Sleep and Nature
In Shakespeare's, Macbeth, there seems to be an uncanny connection between the images of sleep and nature. The play refers to the results of nature being thwarted, and since sleep is the primarily natural function of every human being, its seems the most appropriate in relaying the theme. Macbeth, in his natural state, is an honorable member of the King's loyal court. At the time he is introduced, he is being promoted to Thane of Cowdor because the former thane had been treasonous against the state of Scotland. Upon meeting the witches, Macbeth begins to consider rebellion against his natural state, yet nature remains static until Macbeth murders the King Duncan, as he sleeps. When "Lord Glamis had murdered sleep" (II. 2. 41), the downward spiral of nature changing its course is propelled. When Macbeth murders Duncan in his sleep, he murders sleep itself, the most natural thing in the world, thus causing nature itself to be skewed on both a personal and cosmic level.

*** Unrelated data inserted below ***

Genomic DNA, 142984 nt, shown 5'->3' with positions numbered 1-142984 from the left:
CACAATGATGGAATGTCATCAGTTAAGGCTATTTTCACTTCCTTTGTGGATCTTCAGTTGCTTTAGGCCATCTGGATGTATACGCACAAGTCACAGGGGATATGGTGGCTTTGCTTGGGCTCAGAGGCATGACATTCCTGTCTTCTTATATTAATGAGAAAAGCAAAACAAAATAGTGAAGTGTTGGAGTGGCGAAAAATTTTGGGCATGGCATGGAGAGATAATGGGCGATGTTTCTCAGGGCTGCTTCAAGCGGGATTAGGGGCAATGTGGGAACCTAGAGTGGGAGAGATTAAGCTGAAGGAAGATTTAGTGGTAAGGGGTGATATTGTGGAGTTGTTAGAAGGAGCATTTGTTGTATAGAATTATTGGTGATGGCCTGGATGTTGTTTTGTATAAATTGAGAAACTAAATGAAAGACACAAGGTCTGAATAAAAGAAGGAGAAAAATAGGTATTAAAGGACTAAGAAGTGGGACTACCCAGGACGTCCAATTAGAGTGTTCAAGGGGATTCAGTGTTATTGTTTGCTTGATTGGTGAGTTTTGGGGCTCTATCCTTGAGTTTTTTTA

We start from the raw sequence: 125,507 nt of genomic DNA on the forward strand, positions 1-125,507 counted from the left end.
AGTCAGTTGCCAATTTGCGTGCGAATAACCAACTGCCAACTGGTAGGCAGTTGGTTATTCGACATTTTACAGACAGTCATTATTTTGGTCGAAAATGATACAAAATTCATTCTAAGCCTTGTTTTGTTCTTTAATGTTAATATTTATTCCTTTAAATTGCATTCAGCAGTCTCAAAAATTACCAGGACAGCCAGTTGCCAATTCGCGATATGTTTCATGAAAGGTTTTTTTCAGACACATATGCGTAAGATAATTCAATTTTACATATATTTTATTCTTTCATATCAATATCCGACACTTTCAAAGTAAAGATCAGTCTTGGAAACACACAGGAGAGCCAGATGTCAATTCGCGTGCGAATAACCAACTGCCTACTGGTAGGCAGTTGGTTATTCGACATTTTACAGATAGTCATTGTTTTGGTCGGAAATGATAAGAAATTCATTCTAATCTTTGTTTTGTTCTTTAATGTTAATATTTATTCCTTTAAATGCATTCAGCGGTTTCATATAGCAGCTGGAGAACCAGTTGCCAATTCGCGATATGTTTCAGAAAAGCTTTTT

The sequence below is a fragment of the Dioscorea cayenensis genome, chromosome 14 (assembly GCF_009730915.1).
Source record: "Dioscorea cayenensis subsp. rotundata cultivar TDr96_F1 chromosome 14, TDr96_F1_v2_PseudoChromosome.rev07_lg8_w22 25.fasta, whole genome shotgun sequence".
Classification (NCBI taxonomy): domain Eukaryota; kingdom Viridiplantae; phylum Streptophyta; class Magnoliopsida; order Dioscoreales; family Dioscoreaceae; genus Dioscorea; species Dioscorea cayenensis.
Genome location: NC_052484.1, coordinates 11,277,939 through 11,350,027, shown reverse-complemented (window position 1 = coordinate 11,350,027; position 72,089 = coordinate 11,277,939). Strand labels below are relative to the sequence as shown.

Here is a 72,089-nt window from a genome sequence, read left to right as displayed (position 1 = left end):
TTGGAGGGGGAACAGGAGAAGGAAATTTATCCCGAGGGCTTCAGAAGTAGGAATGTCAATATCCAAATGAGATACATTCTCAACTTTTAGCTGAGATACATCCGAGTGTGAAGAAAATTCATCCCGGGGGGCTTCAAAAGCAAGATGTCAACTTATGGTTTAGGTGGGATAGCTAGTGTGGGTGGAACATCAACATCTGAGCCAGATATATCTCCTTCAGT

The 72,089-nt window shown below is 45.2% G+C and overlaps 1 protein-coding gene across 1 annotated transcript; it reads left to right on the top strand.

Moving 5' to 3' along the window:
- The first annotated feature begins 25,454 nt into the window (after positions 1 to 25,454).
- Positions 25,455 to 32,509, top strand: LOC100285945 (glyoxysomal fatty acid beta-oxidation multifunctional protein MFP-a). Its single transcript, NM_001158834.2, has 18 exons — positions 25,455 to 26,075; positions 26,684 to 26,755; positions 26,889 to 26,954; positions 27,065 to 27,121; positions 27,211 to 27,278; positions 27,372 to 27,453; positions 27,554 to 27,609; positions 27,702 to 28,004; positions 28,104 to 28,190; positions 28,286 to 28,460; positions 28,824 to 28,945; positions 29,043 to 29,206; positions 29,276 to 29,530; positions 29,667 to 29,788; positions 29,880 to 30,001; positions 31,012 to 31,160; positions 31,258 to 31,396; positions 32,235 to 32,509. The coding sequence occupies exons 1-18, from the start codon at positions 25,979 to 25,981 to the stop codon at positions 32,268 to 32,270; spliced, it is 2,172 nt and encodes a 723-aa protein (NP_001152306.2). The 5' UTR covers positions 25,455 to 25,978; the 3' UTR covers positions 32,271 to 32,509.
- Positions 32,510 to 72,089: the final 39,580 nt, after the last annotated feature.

The witches themselves begin the idea of nature not being as it seems. "Fair is foul, and foul is fair" (I.1.12). Banquo notices their unnaturalness. "You should be women, and yet your beards forbid me to interpret that you are so....
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